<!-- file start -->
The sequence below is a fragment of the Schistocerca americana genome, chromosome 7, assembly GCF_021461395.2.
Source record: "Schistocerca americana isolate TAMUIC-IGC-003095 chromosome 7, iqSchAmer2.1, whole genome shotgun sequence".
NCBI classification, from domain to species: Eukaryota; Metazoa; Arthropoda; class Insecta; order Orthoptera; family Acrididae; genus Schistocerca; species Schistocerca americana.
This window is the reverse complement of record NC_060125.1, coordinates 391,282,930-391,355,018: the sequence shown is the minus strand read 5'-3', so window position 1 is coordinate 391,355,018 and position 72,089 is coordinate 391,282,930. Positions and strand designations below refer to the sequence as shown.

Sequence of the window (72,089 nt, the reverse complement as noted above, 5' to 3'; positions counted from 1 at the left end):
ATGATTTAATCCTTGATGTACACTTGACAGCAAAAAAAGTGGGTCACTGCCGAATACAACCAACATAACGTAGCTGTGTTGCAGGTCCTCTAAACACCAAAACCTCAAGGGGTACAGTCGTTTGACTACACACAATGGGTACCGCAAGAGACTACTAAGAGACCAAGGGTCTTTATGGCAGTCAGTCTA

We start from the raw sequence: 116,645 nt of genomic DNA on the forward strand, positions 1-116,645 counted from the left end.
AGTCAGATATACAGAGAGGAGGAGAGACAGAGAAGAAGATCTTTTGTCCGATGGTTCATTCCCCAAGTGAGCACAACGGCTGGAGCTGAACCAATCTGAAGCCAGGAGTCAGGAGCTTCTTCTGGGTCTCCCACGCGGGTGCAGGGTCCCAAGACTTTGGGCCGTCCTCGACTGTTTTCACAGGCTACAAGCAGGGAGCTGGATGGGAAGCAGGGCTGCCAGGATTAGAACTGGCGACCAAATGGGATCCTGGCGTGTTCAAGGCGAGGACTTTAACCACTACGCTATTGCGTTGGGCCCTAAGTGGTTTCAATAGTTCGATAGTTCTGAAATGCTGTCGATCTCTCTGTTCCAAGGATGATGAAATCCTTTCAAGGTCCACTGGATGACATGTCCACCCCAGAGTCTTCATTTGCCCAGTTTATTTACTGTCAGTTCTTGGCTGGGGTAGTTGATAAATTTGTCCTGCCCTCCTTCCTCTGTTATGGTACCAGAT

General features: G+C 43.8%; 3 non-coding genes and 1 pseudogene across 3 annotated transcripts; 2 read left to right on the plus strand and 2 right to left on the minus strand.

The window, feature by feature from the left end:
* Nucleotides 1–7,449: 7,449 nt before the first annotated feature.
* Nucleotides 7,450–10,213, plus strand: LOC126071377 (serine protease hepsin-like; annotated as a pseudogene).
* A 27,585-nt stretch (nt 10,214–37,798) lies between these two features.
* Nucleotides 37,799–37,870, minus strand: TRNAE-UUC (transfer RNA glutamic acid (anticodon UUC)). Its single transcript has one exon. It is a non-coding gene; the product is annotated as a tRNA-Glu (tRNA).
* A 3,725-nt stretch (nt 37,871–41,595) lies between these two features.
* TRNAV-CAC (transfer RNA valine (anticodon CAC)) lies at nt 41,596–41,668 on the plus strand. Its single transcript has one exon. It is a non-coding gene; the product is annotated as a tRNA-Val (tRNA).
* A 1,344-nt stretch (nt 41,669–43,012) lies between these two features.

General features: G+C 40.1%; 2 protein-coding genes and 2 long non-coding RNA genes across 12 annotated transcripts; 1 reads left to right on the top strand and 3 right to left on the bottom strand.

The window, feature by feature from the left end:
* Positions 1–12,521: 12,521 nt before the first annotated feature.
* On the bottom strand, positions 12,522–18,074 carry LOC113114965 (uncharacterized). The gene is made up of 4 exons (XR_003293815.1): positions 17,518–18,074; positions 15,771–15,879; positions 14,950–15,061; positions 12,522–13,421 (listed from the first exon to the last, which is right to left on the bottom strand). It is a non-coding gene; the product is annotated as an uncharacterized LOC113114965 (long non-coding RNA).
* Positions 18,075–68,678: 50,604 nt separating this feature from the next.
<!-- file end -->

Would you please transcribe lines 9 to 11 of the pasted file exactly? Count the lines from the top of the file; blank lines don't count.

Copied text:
General features: G+C 43.8%; 3 non-coding genes and 1 pseudogene across 3 annotated transcripts; 2 read left to right on the plus strand and 2 right to left on the minus strand.

The window, feature by feature from the left end:
* Nucleotides 1–7,449: 7,449 nt before the first annotated feature.